From the moment we drove up to the romantically lit rustic building (something that looks like it could be out of Bonanza), we knew we were at OUR kind of place. Since opening his restaurant about 6 years ago, Salvatore Moscato, born in Vittoria Sicily has received glowing reviews, where locals and even patrons from Sedona will make the drive. Salvatore is also the head chef who is dedicated to making everything fresh daily….pastas, sausages, and sauces, striving to purchase everything organic, sustainably raised, and local. Interesting how he settled in the small town of Camp Verde. It would be difficult every night to be on your A game, but it is such a passion for him. We started with a Barrata, Tomato and Arugula salad as well as a Spinach Salad with spinach, oranges, grapes, goat cheese, and pistachios. Paired with it, I ordered a New Zealand Sauvignon Blanc (one of the best I’ve ever had) named Wither Hills with tropical fruit notes and the perfect dryness. Jeff asked if they had a full bar to which our waiter said no. “But we can make most anything you’d like”. Interesting. Though the gin selection was just o.k., Jeff ordered a Tanquerey martini, straight up with 2 olives anyway. Our waiter said they have plans to put in a full bar in their new location just a few doors down from their current space, set to open this summer. Maybe the next time we’re here, they’ll have Monkey 47 on the list!

For dinner we shared a delicious Willamette Valley Pinot Noir to pair with our pasta dishes. Jeff decided to add the chef’s homemade sausage to his Fungata dish consisting of seasonal mushrooms, tomato, onion, spinach, rosata sauce (a combination of cream and marinara) and freshly made fettuccine noodles. I had the Pasta Primavera which was unlike anything I’d had before with an array of perfectly sized grilled vegetables added to a rosata sauce on fettuccine noodles. The presentation….beautiful. Are you hungry yet? We could tell it’s the quality of ingredients that sets this restaurant apart. Oh, and for dessert……cannoli of course. Because of the owner’s dedication, we can see why this restaurant is a beloved part of the Camp Verde community.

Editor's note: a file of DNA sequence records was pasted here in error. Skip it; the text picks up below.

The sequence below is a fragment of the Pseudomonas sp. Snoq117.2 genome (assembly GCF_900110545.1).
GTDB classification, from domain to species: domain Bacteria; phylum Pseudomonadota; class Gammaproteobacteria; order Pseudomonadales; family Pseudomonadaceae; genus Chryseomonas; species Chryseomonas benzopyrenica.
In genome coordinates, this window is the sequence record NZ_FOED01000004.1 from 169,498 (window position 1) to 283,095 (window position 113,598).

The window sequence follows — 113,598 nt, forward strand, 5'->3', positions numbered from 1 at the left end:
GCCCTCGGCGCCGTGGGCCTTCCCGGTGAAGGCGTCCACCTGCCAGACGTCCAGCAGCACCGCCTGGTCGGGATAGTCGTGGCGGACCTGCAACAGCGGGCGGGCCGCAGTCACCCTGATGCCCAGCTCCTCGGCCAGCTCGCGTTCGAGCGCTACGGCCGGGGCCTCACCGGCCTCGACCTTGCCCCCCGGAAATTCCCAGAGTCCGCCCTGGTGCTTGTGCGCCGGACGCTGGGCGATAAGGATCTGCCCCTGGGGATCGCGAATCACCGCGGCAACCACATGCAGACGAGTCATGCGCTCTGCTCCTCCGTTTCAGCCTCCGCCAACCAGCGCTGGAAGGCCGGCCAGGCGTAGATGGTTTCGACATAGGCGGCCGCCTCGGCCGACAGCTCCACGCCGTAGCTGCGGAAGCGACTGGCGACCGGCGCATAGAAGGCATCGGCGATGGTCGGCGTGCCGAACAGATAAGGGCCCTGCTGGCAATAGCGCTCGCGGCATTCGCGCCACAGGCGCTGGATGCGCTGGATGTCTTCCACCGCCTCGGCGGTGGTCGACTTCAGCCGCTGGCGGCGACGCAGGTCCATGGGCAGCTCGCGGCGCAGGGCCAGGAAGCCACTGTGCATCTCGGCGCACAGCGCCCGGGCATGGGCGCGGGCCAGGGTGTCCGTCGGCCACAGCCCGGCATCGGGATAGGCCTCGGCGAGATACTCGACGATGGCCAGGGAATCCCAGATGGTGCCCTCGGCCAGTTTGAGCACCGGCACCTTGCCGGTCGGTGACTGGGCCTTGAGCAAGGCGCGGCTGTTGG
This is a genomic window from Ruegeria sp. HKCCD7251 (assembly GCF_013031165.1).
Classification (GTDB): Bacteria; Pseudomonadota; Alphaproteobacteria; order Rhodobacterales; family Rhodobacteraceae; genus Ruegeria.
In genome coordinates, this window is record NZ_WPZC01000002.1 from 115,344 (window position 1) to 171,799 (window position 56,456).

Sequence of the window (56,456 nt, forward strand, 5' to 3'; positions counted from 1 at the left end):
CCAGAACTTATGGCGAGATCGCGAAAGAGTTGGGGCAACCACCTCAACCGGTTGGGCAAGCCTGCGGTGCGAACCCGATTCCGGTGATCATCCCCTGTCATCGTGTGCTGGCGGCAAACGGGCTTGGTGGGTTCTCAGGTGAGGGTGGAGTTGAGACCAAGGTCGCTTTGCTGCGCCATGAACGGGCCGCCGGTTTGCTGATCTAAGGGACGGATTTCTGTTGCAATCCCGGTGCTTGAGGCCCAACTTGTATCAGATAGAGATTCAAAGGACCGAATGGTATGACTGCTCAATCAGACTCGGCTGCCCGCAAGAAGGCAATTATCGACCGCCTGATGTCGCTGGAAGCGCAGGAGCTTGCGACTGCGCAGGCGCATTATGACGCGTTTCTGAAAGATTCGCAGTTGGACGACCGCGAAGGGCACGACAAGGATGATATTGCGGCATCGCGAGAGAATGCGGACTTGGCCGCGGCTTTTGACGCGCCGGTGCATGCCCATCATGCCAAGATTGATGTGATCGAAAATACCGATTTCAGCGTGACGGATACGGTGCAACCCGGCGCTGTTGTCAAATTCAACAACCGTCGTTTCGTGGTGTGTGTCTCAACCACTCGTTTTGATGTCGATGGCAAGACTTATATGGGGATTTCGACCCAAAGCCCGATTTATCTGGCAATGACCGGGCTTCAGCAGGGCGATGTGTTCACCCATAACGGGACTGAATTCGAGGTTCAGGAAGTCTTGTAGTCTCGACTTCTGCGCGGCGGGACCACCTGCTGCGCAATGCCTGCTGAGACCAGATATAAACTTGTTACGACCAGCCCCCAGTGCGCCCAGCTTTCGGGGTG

As we were wrapping up our dinner, an older couple seated behind Jeff, were leaving so we asked how they liked their meal. Same response, as they said it was one of the best meals they’d ever had. Again, in about 10 minutes of conversation we learned their life story. No, we didn’t exchange phone numbers.

And in true Latreille fashion, we closed the place down. There was just one little glitch when we tried to pay. Our waiter apologized for the delay, saying their server was down and would be unable to take a credit card. He asked if we had cash to which we replied, “No. But will you take a check?” All good. Of course mentioning the good ol’ credit card imprinter to a 20-something year-old waiter was met with a perplexed look. Now I officially feel old. But seriously, every business should have one of those, right? Anyway, a minor hiccup that we’ll soon forget, but the dinner will remain unforgettable. GO CHECK OUT MOSCATO!!!

What a night. Just when we thought things were winding down we got a direct message on our Instagram feed from Kelli (OurLifeisLucky), who saw my post talking about a family we had met while boondocking in Sedona. Evidently, Kelli met the Alonzi family too in Sedona, and later found out they are related, third cousins actually. What are the chances? This IS a small world!